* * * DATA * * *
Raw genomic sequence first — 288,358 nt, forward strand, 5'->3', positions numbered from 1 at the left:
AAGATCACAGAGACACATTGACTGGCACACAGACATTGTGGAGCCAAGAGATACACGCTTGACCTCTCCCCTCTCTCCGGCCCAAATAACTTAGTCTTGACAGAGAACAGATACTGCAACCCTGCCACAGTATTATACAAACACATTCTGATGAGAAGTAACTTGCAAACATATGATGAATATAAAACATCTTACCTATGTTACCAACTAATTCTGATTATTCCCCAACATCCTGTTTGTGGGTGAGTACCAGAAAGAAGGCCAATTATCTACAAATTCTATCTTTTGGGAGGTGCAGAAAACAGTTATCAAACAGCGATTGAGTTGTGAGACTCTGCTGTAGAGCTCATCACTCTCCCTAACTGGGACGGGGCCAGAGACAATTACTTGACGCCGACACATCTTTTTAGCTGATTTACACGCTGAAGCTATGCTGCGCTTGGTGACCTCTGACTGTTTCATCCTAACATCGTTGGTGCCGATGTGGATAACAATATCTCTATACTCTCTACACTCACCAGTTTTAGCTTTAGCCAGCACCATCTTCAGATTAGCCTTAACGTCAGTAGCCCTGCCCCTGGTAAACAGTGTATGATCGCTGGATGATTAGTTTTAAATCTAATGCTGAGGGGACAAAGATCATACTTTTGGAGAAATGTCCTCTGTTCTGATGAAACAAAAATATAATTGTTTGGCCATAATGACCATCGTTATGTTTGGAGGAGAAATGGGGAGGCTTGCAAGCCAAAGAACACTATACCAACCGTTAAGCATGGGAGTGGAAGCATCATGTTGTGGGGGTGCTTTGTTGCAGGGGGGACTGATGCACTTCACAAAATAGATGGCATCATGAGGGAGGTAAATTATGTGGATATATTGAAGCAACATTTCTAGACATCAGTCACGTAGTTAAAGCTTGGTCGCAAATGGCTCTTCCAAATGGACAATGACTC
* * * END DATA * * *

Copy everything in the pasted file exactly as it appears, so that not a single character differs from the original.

Raw genomic sequence first — 288,358 nt, forward strand, 5'->3', positions numbered from 1 at the left:
AAGATCACAGAGACACATTGACTGGCACACAGACATTGTGGAGCCAAGAGATACACGCTTGACCTCTCCCCTCTCTCCGGCCCAAATAACTTAGTCTTGACAGAGAACAGATACTGCAACCCTGCCACAGTATTATACAAACACATTCTGATGAGAAGTAACTTGCAAACATATGATGAATATAAAACATCTTACCTATGTTACCAACTAATTCTGATTATTCCCCAACATCCTGTTTGTGGGTGAGTACCAGAAAGAAGGCCAATTATCTACAAATTCTATCTTTTGGGAGGTGCAGAAAACAGTTATCAAACAGCGATTGAGTTGTGAGACTCTGCTGTAGAGCTCATCACTCTCCCTAACTGGGACGGGGCCAGAGACAATTACTTGACGCCGACACATCTTTTTAGCTGATTTACACGCTGAAGCTATGCTGCGCTTGGTGACCTCTGACTGTTTCATCCTAACATCGTTGGTGCCGATGTGGATAACAATATCTCTATACTCTCTACACTCACCAGTTTTAGCTTTAGCCAGCACCATCTTCAGATTAGCCTTAACGTCAGTAGCCCTGCCCCTGGTAAACAGTGTATGATCGCTGGATGATTAGTTTTAAATCTAATGCTGAGGGGACAAAGATCATACTTTTGGAGAAATGTCCTCTGTTCTGATGAAACAAAAATATAATTGTTTGGCCATAATGACCATCGTTATGTTTGGAGGAGAAATGGGGAGGCTTGCAAGCCAAAGAACACTATACCAACCGTTAAGCATGGGAGTGGAAGCATCATGTTGTGGGGGTGCTTTGTTGCAGGGGGGACTGATGCACTTCACAAAATAGATGGCATCATGAGGGAGGTAAATTATGTGGATATATTGAAGCAACATTTCTAGACATCAGTCACGTAGTTAAAGCTTGGTCGCAAATGGCTCTTCCAAATGGACAATGACTC